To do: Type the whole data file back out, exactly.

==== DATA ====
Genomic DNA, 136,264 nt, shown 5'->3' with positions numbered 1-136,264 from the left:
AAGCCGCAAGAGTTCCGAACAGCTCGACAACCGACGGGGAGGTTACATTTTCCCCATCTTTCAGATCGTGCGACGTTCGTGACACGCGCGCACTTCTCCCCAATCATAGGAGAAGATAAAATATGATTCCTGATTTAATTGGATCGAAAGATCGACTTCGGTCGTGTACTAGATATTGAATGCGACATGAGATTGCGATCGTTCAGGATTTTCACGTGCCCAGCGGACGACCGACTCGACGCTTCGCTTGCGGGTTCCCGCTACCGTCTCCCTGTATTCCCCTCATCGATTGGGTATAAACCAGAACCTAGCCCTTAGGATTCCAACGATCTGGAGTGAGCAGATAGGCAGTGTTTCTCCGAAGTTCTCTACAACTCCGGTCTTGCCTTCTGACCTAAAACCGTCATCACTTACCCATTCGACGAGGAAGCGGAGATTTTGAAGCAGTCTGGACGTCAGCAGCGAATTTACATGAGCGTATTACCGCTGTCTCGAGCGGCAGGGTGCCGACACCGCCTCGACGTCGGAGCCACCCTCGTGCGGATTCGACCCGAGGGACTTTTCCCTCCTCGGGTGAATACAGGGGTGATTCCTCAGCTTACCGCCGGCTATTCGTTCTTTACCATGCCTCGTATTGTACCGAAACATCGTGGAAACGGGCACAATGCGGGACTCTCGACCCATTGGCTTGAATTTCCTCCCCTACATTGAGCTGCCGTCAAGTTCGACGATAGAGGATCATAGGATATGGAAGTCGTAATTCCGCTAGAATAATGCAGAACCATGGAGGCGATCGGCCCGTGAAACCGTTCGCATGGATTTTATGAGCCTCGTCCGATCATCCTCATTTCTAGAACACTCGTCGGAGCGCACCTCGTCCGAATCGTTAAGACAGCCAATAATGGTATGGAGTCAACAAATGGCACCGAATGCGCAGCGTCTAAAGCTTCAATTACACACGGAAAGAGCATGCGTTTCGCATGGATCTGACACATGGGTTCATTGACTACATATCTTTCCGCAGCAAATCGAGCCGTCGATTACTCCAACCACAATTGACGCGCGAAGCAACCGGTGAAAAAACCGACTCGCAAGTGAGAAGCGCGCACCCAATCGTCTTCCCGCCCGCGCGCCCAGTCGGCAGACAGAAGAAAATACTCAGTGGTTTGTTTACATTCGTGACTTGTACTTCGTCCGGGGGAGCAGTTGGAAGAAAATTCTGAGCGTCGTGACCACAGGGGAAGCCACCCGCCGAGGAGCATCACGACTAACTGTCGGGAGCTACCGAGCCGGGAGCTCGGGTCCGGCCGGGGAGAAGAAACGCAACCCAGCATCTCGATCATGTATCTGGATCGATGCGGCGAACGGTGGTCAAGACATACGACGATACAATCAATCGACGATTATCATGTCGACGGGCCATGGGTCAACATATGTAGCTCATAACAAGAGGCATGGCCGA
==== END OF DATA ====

Genomic DNA, 136,264 nt, shown 5'->3' with positions numbered 1-136,264 from the left:
AAGCCGCAAGAGTTCCGAACAGCTCGACAACCGACGGGGAGGTTACATTTTCCCCATCTTTCAGATCGTGCGACGTTCGTGACACGCGCGCACTTCTCCCCAATCATAGGAGAAGATAAAATATGATTCCTGATTTAATTGGATCGAAAGATCGACTTCGGTCGTGTACTAGATATTGAATGCGACATGAGATTGCGATCGTTCAGGATTTTCACGTGCCCAGCGGACGACCGACTCGACGCTTCGCTTGCGGGTTCCCGCTACCGTCTCCCTGTATTCCCCTCATCGATTGGGTATAAACCAGAACCTAGCCCTTAGGATTCCAACGATCTGGAGTGAGCAGATAGGCAGTGTTTCTCCGAAGTTCTCTACAACTCCGGTCTTGCCTTCTGACCTAAAACCGTCATCACTTACCCATTCGACGAGGAAGCGGAGATTTTGAAGCAGTCTGGACGTCAGCAGCGAATTTACATGAGCGTATTACCGCTGTCTCGAGCGGCAGGGTGCCGACACCGCCTCGACGTCGGAGCCACCCTCGTGCGGATTCGACCCGAGGGACTTTTCCCTCCTCGGGTGAATACAGGGGTGATTCCTCAGCTTACCGCCGGCTATTCGTTCTTTACCATGCCTCGTATTGTACCGAAACATCGTGGAAACGGGCACAATGCGGGACTCTCGACCCATTGGCTTGAATTTCCTCCCCTACATTGAGCTGCCGTCAAGTTCGACGATAGAGGATCATAGGATATGGAAGTCGTAATTCCGCTAGAATAATGCAGAACCATGGAGGCGATCGGCCCGTGAAACCGTTCGCATGGATTTTATGAGCCTCGTCCGATCATCCTCATTTCTAGAACACTCGTCGGAGCGCACCTCGTCCGAATCGTTAAGACAGCCAATAATGGTATGGAGTCAACAAATGGCACCGAATGCGCAGCGTCTAAAGCTTCAATTACACACGGAAAGAGCATGCGTTTCGCATGGATCTGACACATGGGTTCATTGACTACATATCTTTCCGCAGCAAATCGAGCCGTCGATTACTCCAACCACAATTGACGCGCGAAGCAACCGGTGAAAAAACCGACTCGCAAGTGAGAAGCGCGCACCCAATCGTCTTCCCGCCCGCGCGCCCAGTCGGCAGACAGAAGAAAATACTCAGTGGTTTGTTTACATTCGTGACTTGTACTTCGTCCGGGGGAGCAGTTGGAAGAAAATTCTGAGCGTCGTGACCACAGGGGAAGCCACCCGCCGAGGAGCATCACGACTAACTGTCGGGAGCTACCGAGCCGGGAGCTCGGGTCCGGCCGGGGAGAAGAAACGCAACCCAGCATCTCGATCATGTATCTGGATCGATGCGGCGAACGGTGGTCAAGACATACGACGATACAATCAATCGACGATTATCATGTCGACGGGCCATGGGTCAACATATGTAGCTCATAACAAGAGGCATGGCCGA